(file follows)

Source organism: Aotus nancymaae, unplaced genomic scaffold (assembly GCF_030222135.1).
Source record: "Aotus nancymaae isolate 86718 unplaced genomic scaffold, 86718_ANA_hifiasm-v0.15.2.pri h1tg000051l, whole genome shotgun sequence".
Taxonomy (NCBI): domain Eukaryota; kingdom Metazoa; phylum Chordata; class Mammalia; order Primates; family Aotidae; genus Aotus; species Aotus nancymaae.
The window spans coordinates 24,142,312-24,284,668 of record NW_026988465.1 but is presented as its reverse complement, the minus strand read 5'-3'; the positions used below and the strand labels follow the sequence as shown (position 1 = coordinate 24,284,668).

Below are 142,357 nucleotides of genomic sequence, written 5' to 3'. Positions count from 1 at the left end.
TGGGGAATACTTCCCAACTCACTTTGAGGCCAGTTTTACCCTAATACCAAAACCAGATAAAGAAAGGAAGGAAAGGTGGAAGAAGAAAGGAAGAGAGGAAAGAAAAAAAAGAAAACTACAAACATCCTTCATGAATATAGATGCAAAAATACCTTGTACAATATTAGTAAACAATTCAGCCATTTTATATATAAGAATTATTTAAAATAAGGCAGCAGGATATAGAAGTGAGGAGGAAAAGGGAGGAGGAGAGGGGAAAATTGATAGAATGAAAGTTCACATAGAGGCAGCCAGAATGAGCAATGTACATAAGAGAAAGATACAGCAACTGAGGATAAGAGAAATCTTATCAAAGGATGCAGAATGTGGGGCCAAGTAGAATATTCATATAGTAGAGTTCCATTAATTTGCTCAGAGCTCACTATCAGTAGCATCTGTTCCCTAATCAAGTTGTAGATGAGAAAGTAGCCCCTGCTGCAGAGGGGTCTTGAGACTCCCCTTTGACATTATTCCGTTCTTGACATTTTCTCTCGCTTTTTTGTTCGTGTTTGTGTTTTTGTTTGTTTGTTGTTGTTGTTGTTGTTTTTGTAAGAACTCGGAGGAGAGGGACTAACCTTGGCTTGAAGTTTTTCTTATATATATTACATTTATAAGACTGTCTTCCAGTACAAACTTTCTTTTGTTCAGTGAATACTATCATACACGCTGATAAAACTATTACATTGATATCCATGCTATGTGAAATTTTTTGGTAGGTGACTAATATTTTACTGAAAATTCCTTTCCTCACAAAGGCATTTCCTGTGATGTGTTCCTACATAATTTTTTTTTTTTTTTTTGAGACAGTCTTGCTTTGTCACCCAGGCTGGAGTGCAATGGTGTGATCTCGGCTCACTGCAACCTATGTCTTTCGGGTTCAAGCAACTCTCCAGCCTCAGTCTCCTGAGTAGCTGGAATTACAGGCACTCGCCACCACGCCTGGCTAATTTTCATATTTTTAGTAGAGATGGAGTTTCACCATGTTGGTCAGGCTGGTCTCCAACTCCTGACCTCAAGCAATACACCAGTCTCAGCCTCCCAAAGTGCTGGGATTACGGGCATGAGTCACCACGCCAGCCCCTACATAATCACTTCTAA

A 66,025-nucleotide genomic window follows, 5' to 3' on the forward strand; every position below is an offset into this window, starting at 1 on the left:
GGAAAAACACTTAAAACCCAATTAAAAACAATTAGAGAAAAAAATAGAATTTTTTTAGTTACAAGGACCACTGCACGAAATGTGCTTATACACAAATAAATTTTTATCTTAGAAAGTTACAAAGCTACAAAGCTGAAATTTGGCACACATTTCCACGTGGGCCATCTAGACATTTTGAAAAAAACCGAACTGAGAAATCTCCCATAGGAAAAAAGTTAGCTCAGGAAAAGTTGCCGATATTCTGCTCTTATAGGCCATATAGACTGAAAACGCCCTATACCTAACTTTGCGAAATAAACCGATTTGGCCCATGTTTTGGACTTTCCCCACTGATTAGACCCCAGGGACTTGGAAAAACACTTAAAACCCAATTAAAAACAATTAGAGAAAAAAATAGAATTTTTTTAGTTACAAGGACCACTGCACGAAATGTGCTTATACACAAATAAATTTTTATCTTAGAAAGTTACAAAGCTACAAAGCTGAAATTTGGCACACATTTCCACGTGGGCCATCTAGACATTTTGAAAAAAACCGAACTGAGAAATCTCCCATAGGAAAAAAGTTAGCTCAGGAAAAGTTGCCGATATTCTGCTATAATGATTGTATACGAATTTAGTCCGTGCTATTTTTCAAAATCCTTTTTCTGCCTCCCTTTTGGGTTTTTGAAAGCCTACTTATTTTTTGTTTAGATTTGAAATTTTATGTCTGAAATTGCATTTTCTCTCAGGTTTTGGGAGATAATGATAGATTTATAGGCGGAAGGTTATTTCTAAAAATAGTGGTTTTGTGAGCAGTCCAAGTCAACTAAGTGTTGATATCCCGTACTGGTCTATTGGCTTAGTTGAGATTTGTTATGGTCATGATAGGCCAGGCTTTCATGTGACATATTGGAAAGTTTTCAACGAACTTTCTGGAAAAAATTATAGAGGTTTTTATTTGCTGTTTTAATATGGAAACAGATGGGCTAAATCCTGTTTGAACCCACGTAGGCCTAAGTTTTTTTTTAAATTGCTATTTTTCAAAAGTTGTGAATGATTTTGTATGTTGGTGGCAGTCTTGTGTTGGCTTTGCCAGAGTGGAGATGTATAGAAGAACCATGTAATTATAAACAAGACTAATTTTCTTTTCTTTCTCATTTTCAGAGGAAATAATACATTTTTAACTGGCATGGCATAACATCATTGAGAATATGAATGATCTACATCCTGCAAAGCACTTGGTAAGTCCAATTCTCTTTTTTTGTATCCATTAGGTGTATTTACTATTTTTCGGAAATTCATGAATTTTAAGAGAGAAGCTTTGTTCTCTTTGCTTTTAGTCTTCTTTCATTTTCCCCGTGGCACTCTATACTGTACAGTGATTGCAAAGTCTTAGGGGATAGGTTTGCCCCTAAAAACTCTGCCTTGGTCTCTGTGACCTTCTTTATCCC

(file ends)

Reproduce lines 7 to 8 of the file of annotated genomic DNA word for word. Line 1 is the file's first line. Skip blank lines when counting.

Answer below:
A 66,025-nucleotide genomic window follows, 5' to 3' on the forward strand; every position below is an offset into this window, starting at 1 on the left:
GGAAAAACACTTAAAACCCAATTAAAAACAATTAGAGAAAAAAATAGAATTTTTTTAGTTACAAGGACCACTGCACGAAATGTGCTTATACACAAATAAATTTTTATCTTAGAAAGTTACAAAGCTACAAAGCTGAAATTTGGCACACATTTCCACGTGGGCCATCTAGACATTTTGAAAAAAACCGAACTGAGAAATCTCCCATAGGAAAAAAGTTAGCTCAGGAAAAGTTGCCGATATTCTGCTCTTATAGGCCATATAGACTGAAAACGCCCTATACCTAACTTTGCGAAATAAACCGATTTGGCCCATGTTTTGGACTTTCCCCACTGATTAGACCCCAGGGACTTGGAAAAACACTTAAAACCCAATTAAAAACAATTAGAGAAAAAAATAGAATTTTTTTAGTTACAAGGACCACTGCACGAAATGTGCTTATACACAAATAAATTTTTATCTTAGAAAGTTACAAAGCTACAAAGCTGAAATTTGGCACACATTTCCACGTGGGCCATCTAGACATTTTGAAAAAAACCGAACTGAGAAATCTCCCATAGGAAAAAAGTTAGCTCAGGAAAAGTTGCCGATATTCTGCTATAATGATTGTATACGAATTTAGTCCGTGCTATTTTTCAAAATCCTTTTTCTGCCTCCCTTTTGGGTTTTTGAAAGCCTACTTATTTTTTGTTTAGATTTGAAATTTTATGTCTGAAATTGCATTTTCTCTCAGGTTTTGGGAGATAATGATAGATTTATAGGCGGAAGGTTATTTCTAAAAATAGTGGTTTTGTGAGCAGTCCAAGTCAACTAAGTGTTGATATCCCGTACTGGTCTATTGGCTTAGTTGAGATTTGTTATGGTCATGATAGGCCAGGCTTTCATGTGACATATTGGAAAGTTTTCAACGAACTTTCTGGAAAAAATTATAGAGGTTTTTATTTGCTGTTTTAATATGGAAACAGATGGGCTAAATCCTGTTTGAACCCACGTAGGCCTAAGTTTTTTTTTAAATTGCTATTTTTCAAAAGTTGTGAATGATTTTGTATGTTGGTGGCAGTCTTGTGTTGGCTTTGCCAGAGTGGAGATGTATAGAAGAACCATGTAATTATAAACAAGACTAATTTTCTTTTCTTTCTCATTTTCAGAGGAAATAATACATTTTTAACTGGCATGGCATAACATCATTGAGAATATGAATGATCTACATCCTGCAAAGCACTTGGTAAGTCCAATTCTCTTTTTTTGTATCCATTAGGTGTATTTACTATTTTTCGGAAATTCATGAATTTTAAGAGAGAAGCTTTGTTCTCTTTGCTTTTAGTCTTCTTTCATTTTCCCCGTGGCACTCTATACTGTACAGTGATTGCAAAGTCTTAGGGGATAGGTTTGCCCCTAAAAACTCTGCCTTGGTCTCTGTGACCTTCTTTATCCC